• Endless testing possibilities. One of the great things about running an ongoing PPC campaign is the data you will collect along the way. With each passing day, you’ll learn more and more about your audience through their behavior and how they interact with your ads and your web pages. Using variations of your ads in testing campaigns can help you refine the performance of each ad category and you should gradually unlock better and better results in time.

It’s not an accident that PPC is so popular on the web, and it shows no signs of slowing down anytime soon. Even as other forms of promotion come and go, PPC is one of the steady techniques that seems likely to stand the test of time. Whether you are going to use it for a product launch or just for general advertising purposes, adding PPC to your digital marketing strategy is a no-brainer.

Create a Keyword List That Closely Relates to Your Product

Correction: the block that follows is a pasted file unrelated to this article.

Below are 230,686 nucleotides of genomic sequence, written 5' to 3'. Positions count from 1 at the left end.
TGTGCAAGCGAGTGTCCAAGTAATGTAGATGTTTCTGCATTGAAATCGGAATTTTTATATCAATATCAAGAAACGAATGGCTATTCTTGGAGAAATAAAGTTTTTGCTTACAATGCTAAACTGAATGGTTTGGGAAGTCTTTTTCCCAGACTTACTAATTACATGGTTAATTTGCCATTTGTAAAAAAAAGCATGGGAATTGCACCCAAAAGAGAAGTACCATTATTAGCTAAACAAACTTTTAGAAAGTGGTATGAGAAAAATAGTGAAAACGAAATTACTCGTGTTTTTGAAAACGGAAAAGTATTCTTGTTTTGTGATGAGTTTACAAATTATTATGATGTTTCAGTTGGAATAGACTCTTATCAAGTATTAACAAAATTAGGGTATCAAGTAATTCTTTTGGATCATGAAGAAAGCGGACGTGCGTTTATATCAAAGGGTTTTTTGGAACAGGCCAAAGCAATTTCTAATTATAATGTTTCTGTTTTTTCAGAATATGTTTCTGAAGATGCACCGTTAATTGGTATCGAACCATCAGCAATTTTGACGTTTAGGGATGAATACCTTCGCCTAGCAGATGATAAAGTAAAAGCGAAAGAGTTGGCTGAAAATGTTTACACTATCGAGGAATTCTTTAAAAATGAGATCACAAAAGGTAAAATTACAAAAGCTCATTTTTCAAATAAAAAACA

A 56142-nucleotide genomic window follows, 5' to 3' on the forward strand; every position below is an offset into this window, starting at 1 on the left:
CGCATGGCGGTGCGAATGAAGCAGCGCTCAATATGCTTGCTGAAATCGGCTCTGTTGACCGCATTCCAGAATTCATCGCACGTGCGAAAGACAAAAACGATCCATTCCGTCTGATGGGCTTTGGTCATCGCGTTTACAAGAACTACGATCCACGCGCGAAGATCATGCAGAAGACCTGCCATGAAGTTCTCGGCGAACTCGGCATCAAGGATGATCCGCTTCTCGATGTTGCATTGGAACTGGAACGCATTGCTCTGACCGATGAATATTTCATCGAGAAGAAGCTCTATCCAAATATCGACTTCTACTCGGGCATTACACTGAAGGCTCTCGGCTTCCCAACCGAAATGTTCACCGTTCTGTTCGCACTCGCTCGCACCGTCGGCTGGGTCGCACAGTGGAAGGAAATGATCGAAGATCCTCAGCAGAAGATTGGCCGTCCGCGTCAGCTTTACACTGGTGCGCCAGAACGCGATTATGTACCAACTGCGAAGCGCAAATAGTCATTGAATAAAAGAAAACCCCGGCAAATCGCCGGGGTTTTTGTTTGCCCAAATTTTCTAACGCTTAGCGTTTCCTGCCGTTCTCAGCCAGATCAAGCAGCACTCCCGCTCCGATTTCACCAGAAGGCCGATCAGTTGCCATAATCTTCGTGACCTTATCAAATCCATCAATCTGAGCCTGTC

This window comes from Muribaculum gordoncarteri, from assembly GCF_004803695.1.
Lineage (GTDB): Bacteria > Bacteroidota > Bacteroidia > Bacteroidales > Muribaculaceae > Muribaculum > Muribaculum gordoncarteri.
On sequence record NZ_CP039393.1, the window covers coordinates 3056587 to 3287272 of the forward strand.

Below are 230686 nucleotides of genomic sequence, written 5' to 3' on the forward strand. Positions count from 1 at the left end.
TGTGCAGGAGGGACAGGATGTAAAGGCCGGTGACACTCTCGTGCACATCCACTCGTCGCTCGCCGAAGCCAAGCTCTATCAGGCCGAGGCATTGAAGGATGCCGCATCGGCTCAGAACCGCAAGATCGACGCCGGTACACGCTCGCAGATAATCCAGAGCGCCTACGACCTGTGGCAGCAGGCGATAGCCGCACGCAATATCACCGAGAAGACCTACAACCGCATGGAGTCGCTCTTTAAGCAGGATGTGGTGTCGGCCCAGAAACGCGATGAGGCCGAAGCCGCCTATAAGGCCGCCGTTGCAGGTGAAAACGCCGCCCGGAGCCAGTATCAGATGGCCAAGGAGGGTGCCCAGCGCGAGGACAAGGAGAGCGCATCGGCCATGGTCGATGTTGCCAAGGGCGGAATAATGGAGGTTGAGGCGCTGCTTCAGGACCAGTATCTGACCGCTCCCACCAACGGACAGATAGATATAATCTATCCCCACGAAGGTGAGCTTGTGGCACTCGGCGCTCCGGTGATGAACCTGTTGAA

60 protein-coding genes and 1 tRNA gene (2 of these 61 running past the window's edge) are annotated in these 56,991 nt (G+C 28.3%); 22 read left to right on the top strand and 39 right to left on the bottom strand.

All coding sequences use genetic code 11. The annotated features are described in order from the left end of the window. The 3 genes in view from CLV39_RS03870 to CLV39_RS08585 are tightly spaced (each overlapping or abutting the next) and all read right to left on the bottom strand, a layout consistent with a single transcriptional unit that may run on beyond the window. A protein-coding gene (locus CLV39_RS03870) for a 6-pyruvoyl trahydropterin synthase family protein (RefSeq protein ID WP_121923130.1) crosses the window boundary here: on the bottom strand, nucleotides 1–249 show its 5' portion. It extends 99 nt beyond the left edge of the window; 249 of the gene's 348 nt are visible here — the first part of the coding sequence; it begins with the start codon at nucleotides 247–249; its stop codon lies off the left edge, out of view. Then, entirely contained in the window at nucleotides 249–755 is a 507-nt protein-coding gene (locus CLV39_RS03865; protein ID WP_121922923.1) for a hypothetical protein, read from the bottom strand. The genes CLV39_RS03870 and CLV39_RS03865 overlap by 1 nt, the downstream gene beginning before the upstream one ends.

As we mentioned in the previous section, PPC ads are driven by keyword lists. The better your list becomes, the more you will be able to achieve with PPC. Plenty of digital marketers invest countless hours in getting their collection of keywords just right because this is such an important piece of the puzzle.


There is no one single approach that is going to work to find keywords that you should use in a PPC ad campaign to support a product launch. Instead, you’ll want to get familiar with some of the techniques used in this pursuit, and then you can experiment and tweak as necessary to get the desired results. The list below highlights some of the techniques that you should keep in mind at this stage of the project.

  • Start with the big one. There is likely one clear-cut keyword term that you want to target with your advertising efforts. You’ve probably built some content around this keyword as you’ve been getting ready to launch your product, and you might have even been inspired to create the product as a result of the potential that this keyword demonstrated. Significant search volume for this term could have given you the confidence needed to decide to invest in a meaningful way in this new product. So, naturally, you are going to want to lean into this keyword and make it a central component of your PPC efforts. In addition to the exact search term you have been targeting, be sure to use variations on that theme to capture all related traffic.